In 2015-2016 I served as a new teacher mentor in our district for one year. In that year, I was trained under the New Teacher Center and learned invaluable skills in supporting new teachers. When I returned to the classroom in a hybrid role in 2016-2017, I knew that one of my passions was supporting new teachers.
I was able to be a trainer for our teacher’s New Teacher Orientation, specifically for teachers at my site. This gave me a chance to build relationships with these teachers before they arrived on site and be seen as an instructional expert and resources available for them.
At the beginning, we were focused as TTDs on supporting all teachers, offering professional development to all teachers. We worked with the district mentors to see where we could help, and observed and gave feedback on an irregular basis to new teachers. We relied a lot on district mentors as our energy focused on regular PD for all teachers.
A mid-year survey from the mentors showed that new teachers wanted more (and we were feeling like the veterans wanted less)! So we started new structures in the second semester. Weekly, we issued a newsletter hand-delivered to each new teacher called “Newbie News.” This allowed another face to face contact, allowing us more access to classrooms. We were able to remind them of PD available and give them timely tips, much like I did in my former role.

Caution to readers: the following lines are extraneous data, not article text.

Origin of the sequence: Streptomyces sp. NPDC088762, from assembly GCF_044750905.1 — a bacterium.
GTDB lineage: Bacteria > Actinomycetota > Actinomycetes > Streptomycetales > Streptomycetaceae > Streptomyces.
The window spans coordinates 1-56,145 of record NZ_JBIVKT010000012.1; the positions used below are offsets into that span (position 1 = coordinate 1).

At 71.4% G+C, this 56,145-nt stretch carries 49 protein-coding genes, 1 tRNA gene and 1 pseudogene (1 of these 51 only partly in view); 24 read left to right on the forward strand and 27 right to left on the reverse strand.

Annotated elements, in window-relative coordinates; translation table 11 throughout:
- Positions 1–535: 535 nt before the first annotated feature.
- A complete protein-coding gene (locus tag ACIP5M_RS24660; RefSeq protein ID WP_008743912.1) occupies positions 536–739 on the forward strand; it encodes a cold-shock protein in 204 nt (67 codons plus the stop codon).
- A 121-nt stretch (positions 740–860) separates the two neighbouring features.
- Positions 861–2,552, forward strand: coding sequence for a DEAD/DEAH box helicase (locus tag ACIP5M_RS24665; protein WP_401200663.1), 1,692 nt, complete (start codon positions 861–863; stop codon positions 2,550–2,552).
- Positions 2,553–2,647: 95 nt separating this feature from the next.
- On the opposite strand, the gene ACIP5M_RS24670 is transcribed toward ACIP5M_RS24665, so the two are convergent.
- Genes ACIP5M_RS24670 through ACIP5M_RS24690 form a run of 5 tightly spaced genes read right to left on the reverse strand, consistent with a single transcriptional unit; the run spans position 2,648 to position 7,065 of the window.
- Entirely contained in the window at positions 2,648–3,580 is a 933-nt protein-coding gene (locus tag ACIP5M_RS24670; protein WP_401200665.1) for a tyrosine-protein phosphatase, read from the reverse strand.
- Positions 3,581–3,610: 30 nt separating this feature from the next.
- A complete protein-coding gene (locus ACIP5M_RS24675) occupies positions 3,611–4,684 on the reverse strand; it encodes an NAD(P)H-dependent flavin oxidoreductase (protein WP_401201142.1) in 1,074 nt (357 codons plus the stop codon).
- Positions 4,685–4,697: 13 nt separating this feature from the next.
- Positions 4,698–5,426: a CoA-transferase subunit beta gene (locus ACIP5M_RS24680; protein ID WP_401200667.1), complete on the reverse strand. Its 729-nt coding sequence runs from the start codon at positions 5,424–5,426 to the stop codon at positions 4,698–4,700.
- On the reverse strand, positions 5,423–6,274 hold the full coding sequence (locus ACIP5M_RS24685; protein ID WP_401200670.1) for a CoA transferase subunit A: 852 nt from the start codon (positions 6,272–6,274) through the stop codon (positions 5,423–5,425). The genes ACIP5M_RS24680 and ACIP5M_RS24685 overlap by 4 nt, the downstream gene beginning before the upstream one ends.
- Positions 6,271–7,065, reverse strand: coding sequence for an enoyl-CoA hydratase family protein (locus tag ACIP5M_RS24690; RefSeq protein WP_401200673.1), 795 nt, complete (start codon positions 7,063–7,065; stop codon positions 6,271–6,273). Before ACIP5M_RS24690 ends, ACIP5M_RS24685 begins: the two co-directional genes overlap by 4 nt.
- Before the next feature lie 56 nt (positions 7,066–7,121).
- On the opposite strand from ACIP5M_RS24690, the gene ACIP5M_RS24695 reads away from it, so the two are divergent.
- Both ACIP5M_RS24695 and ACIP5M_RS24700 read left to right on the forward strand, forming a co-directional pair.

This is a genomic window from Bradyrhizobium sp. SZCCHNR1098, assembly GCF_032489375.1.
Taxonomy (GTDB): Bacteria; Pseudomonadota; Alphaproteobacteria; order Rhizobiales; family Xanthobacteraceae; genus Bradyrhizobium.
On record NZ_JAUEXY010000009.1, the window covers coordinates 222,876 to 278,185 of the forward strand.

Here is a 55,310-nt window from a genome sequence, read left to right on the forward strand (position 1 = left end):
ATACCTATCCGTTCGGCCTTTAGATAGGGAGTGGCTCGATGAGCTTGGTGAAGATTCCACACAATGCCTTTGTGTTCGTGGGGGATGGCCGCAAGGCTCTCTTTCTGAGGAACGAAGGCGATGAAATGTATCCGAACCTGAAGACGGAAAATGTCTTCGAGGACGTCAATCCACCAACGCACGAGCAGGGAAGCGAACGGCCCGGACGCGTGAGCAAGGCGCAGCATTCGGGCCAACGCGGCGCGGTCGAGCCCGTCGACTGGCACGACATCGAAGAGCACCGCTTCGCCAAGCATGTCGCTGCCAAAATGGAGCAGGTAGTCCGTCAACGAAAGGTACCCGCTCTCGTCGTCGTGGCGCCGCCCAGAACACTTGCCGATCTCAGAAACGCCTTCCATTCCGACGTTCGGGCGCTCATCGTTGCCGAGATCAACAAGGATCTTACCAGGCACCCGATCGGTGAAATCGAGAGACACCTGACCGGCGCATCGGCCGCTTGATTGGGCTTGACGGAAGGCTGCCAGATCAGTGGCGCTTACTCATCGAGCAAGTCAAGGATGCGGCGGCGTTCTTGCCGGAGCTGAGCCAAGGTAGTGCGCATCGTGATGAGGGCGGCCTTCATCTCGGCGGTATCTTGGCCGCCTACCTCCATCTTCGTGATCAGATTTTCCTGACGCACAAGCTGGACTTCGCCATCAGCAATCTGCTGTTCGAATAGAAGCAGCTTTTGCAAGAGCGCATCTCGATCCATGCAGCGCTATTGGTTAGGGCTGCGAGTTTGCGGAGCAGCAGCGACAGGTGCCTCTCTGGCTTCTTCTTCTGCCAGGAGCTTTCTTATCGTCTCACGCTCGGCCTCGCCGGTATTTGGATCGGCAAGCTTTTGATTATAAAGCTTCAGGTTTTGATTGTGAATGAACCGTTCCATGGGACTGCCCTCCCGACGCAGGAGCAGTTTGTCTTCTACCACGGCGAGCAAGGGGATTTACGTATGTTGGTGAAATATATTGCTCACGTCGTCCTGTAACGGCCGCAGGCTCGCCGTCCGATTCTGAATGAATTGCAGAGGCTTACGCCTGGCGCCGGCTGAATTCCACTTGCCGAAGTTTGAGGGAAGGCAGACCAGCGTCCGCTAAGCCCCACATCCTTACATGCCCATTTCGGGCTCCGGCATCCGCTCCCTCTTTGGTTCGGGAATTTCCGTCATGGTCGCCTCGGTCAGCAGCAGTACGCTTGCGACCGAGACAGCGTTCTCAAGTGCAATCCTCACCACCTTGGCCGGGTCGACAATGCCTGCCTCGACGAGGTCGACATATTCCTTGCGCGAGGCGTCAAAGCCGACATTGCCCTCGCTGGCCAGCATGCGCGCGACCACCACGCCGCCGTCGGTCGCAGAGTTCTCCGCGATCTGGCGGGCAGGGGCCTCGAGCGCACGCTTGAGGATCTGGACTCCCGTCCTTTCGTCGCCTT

We worked with the district mentors to offer monthly trainings called “New Bull Academy,” in topics like backward planning for standards and tiered assessment for differentiation. These were lunch and learns, catered by our culinary department. We were able to bring in district trainers, department heads, and admin to help facilitate. Mentors were at all meetings too. Newbies got the support they craved, and we got a captive audience for support.
Next year New Bull Academy is a full year structured support program of my design. It begins with our site orientation in July, a full notebook of tips, and just in time monthly support sessions on various topics. At the same time, I’m running a teacher leadership academy for our department heads to become instructional leader. My goal is to ultimately have alumni of New Bull Academy become inductees into a teacher leader academy path, so that they realize that all teachers are expected to lead on our campus.
Equity is directly addressed in the content of New Bull Academy. We also know that our struggling learners often have the newest teachers, so we are also addressing systemic inequity through empowering these teachers directly, giving them the best tools and support in differentiation.
This reflects teacher as leader, as I took my skillset and connections from the district level and took initiative to apply them within my school’s context.